Paige Hadley: A Full-Time Athlete Without A Full-Time Wage

"We’ve come a long way in the past 12 years but there’s still a long way to go."
Paige Hadley

I was 20 when I got my first professional netball contract with the Sydney Swifts. It was 2013 and the contract was $13,000 for six months. At the time, I was studying full-time at university doing a degree in business and commerce and working part-time as well. I was fortunate to be playing in my home state, so I could live with my family. I certainly couldn’t afford to live in Sydney on my own.

Two of my friends who got contracts in Queensland had to move into a granny flat at the back of their coach’s house. We all made sacrifices. I would wake up early in the morning to train, go to university during the day, hit the court of an afternoon and work some nights depending on when our games were.

Playing netball professionally is a big commitment. It’s a full-time job in itself but we’re not paid a full-time wage to do it. We’ve come a long way in the past 12 years but there’s still a long way to go.

The Diamonds
Paige Hadley (left). (Credit: Photography: Corrie Bond/Vivien’s Creative. Art Direction: Lesley Jhoty. Hair and makeup Sarah Tammer and Lei Tai/Vivien’s Creative; Desiree Wise; Audrey Hoang.)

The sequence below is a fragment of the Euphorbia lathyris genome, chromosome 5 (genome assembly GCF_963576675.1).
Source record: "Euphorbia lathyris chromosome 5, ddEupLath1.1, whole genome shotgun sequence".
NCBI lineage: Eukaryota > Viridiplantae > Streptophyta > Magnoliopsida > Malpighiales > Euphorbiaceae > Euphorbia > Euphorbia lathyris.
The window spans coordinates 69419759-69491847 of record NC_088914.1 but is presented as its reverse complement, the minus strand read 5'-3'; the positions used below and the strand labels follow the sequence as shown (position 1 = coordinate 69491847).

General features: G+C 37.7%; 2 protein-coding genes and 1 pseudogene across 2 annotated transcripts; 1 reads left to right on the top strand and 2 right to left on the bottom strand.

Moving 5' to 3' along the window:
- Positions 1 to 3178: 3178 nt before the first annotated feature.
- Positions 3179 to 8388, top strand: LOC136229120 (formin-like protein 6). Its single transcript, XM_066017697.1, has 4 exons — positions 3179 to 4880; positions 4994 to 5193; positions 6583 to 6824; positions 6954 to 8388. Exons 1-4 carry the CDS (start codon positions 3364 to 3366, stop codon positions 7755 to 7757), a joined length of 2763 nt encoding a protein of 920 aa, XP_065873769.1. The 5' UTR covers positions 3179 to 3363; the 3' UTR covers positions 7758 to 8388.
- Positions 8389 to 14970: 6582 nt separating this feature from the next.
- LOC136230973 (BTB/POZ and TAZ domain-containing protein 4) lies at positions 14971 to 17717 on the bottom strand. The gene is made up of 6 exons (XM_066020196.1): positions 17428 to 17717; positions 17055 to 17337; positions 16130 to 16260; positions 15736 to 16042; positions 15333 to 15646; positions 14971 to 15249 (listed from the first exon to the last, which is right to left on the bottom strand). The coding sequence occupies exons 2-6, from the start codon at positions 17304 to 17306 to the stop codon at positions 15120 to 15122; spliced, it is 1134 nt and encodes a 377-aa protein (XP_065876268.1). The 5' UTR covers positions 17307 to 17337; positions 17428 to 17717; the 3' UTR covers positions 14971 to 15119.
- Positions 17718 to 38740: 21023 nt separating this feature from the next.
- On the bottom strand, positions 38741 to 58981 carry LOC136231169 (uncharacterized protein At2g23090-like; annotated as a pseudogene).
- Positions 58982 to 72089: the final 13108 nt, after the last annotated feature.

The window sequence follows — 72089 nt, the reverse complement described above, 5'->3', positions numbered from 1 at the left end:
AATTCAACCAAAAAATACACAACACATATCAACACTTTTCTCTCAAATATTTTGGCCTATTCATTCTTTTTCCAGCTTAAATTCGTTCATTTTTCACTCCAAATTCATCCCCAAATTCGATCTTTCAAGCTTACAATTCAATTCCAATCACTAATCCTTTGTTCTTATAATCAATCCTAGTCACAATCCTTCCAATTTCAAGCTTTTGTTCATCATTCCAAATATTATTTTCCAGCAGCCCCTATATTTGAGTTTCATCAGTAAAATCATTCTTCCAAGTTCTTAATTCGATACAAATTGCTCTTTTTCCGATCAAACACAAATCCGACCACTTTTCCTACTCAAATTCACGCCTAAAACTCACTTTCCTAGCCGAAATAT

Today, playing for the Swifts and the Diamonds, I can live comfortably but I can’t set myself up for the future. I still work casually doing admin for an orthopaedic surgeon, and many of my teammates also have part-time jobs as coaches, teachers and occupational therapists.

I’m grateful to have the support of my sponsors – Penrith Toyota, Asics Australia, and Body Science – who value the work that we do as elite athletes. We’ve worked so hard to progress the game and bring sponsors on board, and we go above and beyond for them. I wonder if male athletes feel as grateful as we do for financial support, or if it’s just expected?

Netball is the most popular female sport in the country. More than a million people played netball between July 2022 and June 2023, and we have a significant broadcast deal with Fox Sports and Kayo.

But when you look at our male counterparts, such as NRL players, there’s a huge gap between our contracts. I would be lying if I said that wasn’t frustrating. We put in the same hours – if not more – to compete at the national and international level, but we’re not paid anywhere near the blokes. I always say to my partner, imagine if I – as someone on a vice-captain contract – got paid the same as an NRL vice-captain.

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